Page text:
Bishop Chad speaks on domestic and political violence

Murewa- THE Bishop of the Anglican Diocese of Harare Dr Chad Nicholas Gandiya on Saturday 20 August 2016 urged Anglicans and the broader society to shun domestic and political violence as it created unending disputes in society, which unfortunately spilled into the Church. He said domestic violence usually started in the family, between husband, wife, children and other relatives, before it spilled into the society, as well as in the Church. The Bishop said people coming from a violent environment in the household usually brought their violence into the Church and society.

THE Bishop of the Anglican Diocese of Harare Dr Chad Nicholas Gandiya

THE Bishop of the Anglican Diocese of Harare Dr Chad Nicholas Gandiya

The Bishop was addressing more than 2 000 Anglicans during the Mass held at St Clare’s Mission for the nineteenth Wabvuwi Memorial Conference held to commemorate the death of five members of the Anglican Wabvuwi Guild who died in a road accident on 9 November 1997. The Conference, which ran under the theme of Let us Cross Over, was held from Friday 19 August and ended on Sunday 21 August 2016. The five Wabvuwi Guild members are Samuel Mudiwa, Charles Chekerwa, Lazarus Pasipanodya, Thomas Dzikiti and Alfrege Maramba.
The Bishop raised three pertinent issues of domestic violence, early child marriages and human trafficking as the major issues that the Anglican Church has to seriously address. He urged all Church members to carry with them this message in every place they visited, and make these key issues their business so that the Church is seen to be playing its important role of spreading the message of hope and peace in society.
“There must not be domestic violence, especially between husbands and wives,” he said. “There are mostly abusive men, but we have also become aware that some women abuse their husbands. As such we do not want violence in the family, because this violence is also coming into the Church, starting in the family. As heads of families, you fathers lead your family in prayer, and this helps you as a family to put all your burdens upon the Lord, and that way you will have peace, which will be experienced in the Church and in the society where we live.
“The Anglican Diocese of Harare rejects all forms of domestic violence. We are aware that there are disputes between spouses, but these must be managed within the family system. As an observation we have noted that when there is violence in the Church, we have traced it back into the families where the family violence is being imported into the Church. Our Church is against all violence.”
Dr Gandiya also took time to render some valuable advice to young men and women intending to get married, warning them against engaging in acts of violence during their courtship. He said a girl should not expect that a young man who beats her up during courtship will end that behaviour when they get married. Cases abound of young couples who have sought the help of priests and other competent counsellors due to causes of domestic violence, where these youngsters are unable to resolve their family disputes. Therefore the Church must shun violence, and promote peaceful resolution of family disputes, which results in a Church founded on love and respect for others.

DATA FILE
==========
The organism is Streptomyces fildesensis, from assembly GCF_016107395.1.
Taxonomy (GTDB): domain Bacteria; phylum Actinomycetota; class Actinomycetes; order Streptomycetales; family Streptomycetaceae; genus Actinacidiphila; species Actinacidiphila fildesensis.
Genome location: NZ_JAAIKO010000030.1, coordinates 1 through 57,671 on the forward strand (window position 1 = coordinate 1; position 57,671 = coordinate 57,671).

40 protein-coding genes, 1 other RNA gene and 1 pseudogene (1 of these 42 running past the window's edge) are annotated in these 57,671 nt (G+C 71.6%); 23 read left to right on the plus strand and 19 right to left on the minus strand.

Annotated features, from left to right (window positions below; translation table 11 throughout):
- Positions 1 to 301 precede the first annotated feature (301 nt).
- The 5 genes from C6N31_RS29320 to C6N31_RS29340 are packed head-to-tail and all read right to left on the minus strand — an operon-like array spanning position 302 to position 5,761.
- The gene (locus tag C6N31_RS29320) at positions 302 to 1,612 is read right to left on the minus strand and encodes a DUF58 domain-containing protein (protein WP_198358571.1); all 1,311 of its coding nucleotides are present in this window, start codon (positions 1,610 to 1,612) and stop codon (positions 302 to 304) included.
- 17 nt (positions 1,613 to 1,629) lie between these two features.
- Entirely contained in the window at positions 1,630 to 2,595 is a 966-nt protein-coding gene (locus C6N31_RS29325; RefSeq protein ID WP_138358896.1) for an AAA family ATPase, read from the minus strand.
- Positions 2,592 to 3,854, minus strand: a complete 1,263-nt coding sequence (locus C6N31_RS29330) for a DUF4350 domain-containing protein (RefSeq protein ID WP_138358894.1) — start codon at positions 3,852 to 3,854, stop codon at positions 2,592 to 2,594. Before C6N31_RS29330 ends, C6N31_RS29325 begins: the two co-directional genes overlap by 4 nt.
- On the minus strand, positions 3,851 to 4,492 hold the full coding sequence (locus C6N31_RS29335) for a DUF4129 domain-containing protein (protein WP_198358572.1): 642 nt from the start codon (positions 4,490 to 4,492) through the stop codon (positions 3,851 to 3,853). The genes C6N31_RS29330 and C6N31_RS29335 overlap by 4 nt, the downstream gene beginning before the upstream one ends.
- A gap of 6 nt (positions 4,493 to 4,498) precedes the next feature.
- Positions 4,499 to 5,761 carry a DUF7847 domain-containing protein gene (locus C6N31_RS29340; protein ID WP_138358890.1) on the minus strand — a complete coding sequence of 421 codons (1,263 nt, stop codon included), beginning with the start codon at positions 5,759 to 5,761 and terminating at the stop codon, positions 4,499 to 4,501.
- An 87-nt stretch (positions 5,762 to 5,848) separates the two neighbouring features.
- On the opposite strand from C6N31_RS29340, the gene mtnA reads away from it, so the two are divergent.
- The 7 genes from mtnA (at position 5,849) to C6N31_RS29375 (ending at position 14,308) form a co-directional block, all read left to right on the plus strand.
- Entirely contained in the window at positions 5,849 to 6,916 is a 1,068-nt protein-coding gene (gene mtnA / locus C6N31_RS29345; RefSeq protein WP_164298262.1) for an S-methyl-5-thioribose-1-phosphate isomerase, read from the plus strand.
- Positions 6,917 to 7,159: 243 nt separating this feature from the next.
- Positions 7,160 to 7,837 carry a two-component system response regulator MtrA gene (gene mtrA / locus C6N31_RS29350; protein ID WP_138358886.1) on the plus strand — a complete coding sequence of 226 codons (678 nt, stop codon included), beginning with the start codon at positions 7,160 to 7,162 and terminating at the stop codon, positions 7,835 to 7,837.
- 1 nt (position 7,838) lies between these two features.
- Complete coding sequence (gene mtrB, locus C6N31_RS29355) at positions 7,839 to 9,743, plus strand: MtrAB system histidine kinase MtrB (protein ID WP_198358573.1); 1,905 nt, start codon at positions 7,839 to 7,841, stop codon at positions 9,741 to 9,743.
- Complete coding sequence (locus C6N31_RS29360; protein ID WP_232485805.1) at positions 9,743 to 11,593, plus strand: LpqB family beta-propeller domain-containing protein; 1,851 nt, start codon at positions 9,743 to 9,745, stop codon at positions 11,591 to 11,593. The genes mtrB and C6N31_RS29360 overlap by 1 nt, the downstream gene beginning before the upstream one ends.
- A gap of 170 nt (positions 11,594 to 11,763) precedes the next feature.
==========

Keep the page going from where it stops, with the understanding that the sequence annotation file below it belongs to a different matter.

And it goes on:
Once there is peace in the family, the resultant peace would also be experienced in the Church and in the communities where more people live, he said. He said having different opinions on political, social and economic issues should not result in people fighting and killing each other.
The Bishop also spoke at length about cases of under-age marriages where poverty stricken parents and guardians have married off their young girls below the age of 18 years to elderly men. He said this year very little rains fell, and this has exerted more pressure on poor parents and guardians who were unable to plant anything in their fields, and there was severe hunger among the people.
Bishop Gandiya said, “In the past people married off their underage children without any problems. However, now the Government has a law which makes it criminal to do so. We are coming in the Anglican Church, saying parents; do not marry you children off due to drought and poverty. The drought and the resultant food shortages should not be used to abuse these young children. Parents do not allow your young daughters to go into premature marriages because of five bags of maize or even hundred bags. That is not right. Let the young girls grow up, acquire an education, and mature, and by the Grace of God, find a suitable their own husbands at the right time without any undue pressure.”
Commenting on human trafficking, the Bishop said a lot of people were being offered very attractive packages when they seek alternative employment in foreign countries through advertisements placed in local newspapers. He said it was unfortunate that in the majority of the cases, particularly relating to Kuwait and other Middle East destinations, professional girls from Zimbabwe were being exploited and used to indulge in prostitution once they went to those countries.
“The economic and social hardships being experienced by people, including in the Church, have forced some to seek jobs in dangerous places where they end up being slaves,” Bishop Chad said. “Of course, even our clergy are going for months without receiving their monthly stipends, but the situation will be fine. When you find these adverts inviting applicants, please verify that you are doing something genuine and not end up being a slave of some unscrupulous people in the Middle East and other Arab destinations where this scourge has been prevalent.”

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